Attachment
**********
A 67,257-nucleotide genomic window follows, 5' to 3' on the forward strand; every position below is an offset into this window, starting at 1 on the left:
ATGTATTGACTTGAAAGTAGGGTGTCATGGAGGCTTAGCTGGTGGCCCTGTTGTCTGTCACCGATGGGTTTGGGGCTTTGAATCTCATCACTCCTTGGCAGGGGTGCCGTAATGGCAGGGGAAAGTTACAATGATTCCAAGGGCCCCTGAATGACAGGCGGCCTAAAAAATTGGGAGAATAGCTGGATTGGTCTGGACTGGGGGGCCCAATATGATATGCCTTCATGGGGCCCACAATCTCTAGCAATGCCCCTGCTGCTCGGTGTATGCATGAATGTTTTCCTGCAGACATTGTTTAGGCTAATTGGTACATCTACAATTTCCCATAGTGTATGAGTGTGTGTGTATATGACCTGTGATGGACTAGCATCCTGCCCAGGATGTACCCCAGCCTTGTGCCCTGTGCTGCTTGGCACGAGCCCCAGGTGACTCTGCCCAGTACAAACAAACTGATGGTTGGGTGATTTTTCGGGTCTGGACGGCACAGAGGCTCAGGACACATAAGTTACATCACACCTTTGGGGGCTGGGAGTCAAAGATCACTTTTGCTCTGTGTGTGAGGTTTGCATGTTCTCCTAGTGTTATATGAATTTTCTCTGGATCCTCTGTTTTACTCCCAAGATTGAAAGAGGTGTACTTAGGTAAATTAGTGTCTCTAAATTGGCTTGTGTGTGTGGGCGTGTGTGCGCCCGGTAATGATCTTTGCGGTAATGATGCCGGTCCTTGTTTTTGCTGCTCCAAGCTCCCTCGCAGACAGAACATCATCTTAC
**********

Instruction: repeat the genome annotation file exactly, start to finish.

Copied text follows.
A 67,257-nucleotide genomic window follows, 5' to 3' on the forward strand; every position below is an offset into this window, starting at 1 on the left:
ATGTATTGACTTGAAAGTAGGGTGTCATGGAGGCTTAGCTGGTGGCCCTGTTGTCTGTCACCGATGGGTTTGGGGCTTTGAATCTCATCACTCCTTGGCAGGGGTGCCGTAATGGCAGGGGAAAGTTACAATGATTCCAAGGGCCCCTGAATGACAGGCGGCCTAAAAAATTGGGAGAATAGCTGGATTGGTCTGGACTGGGGGGCCCAATATGATATGCCTTCATGGGGCCCACAATCTCTAGCAATGCCCCTGCTGCTCGGTGTATGCATGAATGTTTTCCTGCAGACATTGTTTAGGCTAATTGGTACATCTACAATTTCCCATAGTGTATGAGTGTGTGTGTATATGACCTGTGATGGACTAGCATCCTGCCCAGGATGTACCCCAGCCTTGTGCCCTGTGCTGCTTGGCACGAGCCCCAGGTGACTCTGCCCAGTACAAACAAACTGATGGTTGGGTGATTTTTCGGGTCTGGACGGCACAGAGGCTCAGGACACATAAGTTACATCACACCTTTGGGGGCTGGGAGTCAAAGATCACTTTTGCTCTGTGTGTGAGGTTTGCATGTTCTCCTAGTGTTATATGAATTTTCTCTGGATCCTCTGTTTTACTCCCAAGATTGAAAGAGGTGTACTTAGGTAAATTAGTGTCTCTAAATTGGCTTGTGTGTGTGGGCGTGTGTGCGCCCGGTAATGATCTTTGCGGTAATGATGCCGGTCCTTGTTTTTGCTGCTCCAAGCTCCCTCGCAGACAGAACATCATCTTAC